Notes from a Food Allergy Mom

“Don’t touch that!”

“That’s not for you!”

“Not in your mouth!”

These are things that I rather frantically told my very independent and also food-allergic toddler when I brought her to a “Family Fun Night” event at my oldest child’s elementary school this week.  My little one wanted to dance like all the big kids, which was adorable. But, she also wanted to eat like all the big kids. And she can’t. She’s got two food allergies, one of which is severe and requires us to carry an epi-pen just in case. That meant that I spent my evening telling my 1 ½ year old that she couldn’t have the cookies and she couldn’t have the pizza. And, most of all, I tried like crazy to keep her eager little hands from grabbing food people had left behind at empty seats. It made me really nervous.

Courtesy of Asthma and Allergy Foundation of America
Courtesy of Asthma and Allergy Foundation of America

If your kids don’t have allergies, maybe you never thought about food allergies or what a big deal they can be.  But, for a lot of families, they are a huge deal. Especially for families whose kids have severe allergic reactions.  Nationally, 1 in 13 kids has food allergies. At my house, it’s two out of three. I’ve been a mom to kids with food allergies for seven years now. Sometimes, you feel like a crazy person – obsessed with food and how it relates to your child’s comfort and well-being. When shopping for my groceries, I am so careful, going over every ingredient on every label so that I know exactly what’s safe for each of the kids to consume. But, when your child is out in the world of parks, playgrounds, playing at friends’ houses, or school, you don’t have the luxury of your own carefully controlled environment. That’s when the worrying really starts.  What if your toddler picks something random up off the floor at a friend’s house or at the play area in the mall and eats something that’s not safe for them? What if your bigger kid decides they’re tired of not having the food their friends are having and gives it a try anyway?

I know it’s not your responsibility or your job to make the world totally safe for other people’s kids. And, honestly, it’s impossible. But, a lot of moms have asked me what they could do to make things a little easier or how they can be more sensitive to the issue. So, here are my simple thoughts on how to make the world a slightly less scary place for food-allergic kids and their worried parents.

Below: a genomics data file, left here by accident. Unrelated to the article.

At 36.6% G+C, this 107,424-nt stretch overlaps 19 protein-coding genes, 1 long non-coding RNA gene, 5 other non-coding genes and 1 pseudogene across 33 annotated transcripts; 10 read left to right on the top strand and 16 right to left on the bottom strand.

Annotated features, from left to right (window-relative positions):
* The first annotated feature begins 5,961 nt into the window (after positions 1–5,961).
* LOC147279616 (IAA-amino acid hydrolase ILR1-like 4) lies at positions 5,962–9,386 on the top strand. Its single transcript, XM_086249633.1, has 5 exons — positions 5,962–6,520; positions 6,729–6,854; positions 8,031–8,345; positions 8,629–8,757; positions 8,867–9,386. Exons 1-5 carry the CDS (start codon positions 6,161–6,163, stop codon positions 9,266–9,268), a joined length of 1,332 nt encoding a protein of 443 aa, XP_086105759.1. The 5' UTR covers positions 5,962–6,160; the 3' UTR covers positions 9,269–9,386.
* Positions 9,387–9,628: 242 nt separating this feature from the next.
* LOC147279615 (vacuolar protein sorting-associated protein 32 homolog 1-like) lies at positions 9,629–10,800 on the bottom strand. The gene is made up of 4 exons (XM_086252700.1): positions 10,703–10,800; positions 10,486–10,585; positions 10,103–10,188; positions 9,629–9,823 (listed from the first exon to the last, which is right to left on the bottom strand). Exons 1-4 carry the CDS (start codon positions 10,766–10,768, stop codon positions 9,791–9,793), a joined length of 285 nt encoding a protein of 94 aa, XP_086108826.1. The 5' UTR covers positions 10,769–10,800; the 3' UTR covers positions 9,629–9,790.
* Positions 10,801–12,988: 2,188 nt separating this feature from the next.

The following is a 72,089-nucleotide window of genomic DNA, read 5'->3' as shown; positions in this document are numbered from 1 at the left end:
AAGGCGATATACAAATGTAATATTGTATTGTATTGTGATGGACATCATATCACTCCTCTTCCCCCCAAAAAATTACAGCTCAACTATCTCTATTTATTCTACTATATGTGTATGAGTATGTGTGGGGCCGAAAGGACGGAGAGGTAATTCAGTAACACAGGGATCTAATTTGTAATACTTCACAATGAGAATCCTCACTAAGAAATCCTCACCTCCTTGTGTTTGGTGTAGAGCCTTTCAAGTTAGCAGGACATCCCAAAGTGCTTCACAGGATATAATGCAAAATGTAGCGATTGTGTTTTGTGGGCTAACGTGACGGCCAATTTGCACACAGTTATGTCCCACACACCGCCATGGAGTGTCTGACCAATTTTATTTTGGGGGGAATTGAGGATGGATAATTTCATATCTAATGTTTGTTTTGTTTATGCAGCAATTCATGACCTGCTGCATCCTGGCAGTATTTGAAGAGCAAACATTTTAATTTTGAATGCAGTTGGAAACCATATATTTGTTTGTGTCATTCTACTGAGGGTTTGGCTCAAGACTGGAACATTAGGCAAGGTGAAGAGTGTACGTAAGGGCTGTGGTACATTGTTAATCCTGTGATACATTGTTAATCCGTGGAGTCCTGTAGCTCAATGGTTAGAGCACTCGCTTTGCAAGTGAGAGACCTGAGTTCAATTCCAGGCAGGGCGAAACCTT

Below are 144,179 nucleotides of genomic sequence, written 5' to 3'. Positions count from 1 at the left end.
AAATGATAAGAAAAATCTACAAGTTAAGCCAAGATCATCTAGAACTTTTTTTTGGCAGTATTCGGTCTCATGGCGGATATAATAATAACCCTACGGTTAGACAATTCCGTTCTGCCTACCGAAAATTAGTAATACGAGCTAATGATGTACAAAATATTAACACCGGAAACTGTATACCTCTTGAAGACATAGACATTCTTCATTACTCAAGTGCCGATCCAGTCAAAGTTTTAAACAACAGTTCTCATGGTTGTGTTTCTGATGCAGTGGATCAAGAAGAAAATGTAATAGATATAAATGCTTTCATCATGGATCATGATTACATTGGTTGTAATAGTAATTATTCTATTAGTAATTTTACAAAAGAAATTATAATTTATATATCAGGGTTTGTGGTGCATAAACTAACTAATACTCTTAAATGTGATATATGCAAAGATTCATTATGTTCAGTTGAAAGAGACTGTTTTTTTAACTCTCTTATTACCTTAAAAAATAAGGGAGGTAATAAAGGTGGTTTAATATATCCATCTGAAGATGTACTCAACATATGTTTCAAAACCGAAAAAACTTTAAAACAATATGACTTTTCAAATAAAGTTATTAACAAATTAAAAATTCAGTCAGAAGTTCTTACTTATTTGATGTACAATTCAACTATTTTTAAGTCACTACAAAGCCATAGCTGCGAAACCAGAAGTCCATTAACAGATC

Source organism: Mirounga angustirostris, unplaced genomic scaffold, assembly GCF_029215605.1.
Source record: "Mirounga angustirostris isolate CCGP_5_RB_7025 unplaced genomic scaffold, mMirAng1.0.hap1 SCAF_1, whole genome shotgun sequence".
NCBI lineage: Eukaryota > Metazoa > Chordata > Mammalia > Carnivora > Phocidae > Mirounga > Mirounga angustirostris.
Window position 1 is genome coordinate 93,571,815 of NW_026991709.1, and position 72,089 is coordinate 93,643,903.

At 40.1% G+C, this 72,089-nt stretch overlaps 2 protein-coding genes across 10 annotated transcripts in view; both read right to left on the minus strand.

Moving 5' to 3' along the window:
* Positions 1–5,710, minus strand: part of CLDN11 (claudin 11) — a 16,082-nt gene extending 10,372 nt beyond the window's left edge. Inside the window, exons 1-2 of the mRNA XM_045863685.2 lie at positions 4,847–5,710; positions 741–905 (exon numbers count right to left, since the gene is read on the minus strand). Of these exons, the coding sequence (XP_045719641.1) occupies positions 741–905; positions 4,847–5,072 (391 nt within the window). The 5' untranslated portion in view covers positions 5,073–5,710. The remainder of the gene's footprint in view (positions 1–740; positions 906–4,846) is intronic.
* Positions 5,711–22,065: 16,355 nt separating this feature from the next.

1. If you’re hosting a playdate, and the child’s mom or dad won’t be there, ask the parents what’s OK for their child to eat. The other day, my son went down the street to a friend’s house to play. I didn’t want food allergies to be an issue while he was there, so I made sure he had a snack before he left and I told him to come home at lunchtime. I wasn’t expecting him to need to eat in the hour and a half that he’d be there, so I didn’t give the other mom the food allergy rundown. But, the kids decided they were hungry and wanted to have a snack. My son told his friend’s mom about his food allergy, so she immediately called me to ask what was OK to give him. I was so grateful that she took the minute to check in with me about it. (Thank you, April!) And, lesson learned for me – I should always give the food allergy rundown, just in case.
  1. Encourage your kids to follow any school rules about not sharing food at school. I’ve heard from a lot of moms that they think the no sharing rules in school cafeterias are ridiculous. Why can’t their kid share a cookie or swap sandwiches with another kid? I’ll tell you why. Because I’ve had to pick up my kid from school when he was in agony after eating just half a cookie that wasn’t safe for him, shared by a friend. I worry about what will happen if my littlest doesn’t outgrow her severe egg allergy. Maybe she’ll swap her sandwich for your kid’s turkey sandwich with a little mayo on it and end up in the emergency room. Kids don’t always understand how dangerous something like that can be and something that seems like a “safe food” might not actually be safe. So, encourage your kids to be respectful of the no sharing rules.
  1. If there are signs about no food or drink in an area, please follow them. It might seem like no big deal to you for your kid to leave a few cheerios or a little bit of peanut butter crackers in their wake at the play area in the mall. But, it can be a really big deal. Very young children don’t understand what they can or can’t have or what’s theirs vs. someone else’s.  Keeping to the rules about no food or drink gives families with food allergies a place they can feel like it’s safe to take their kids.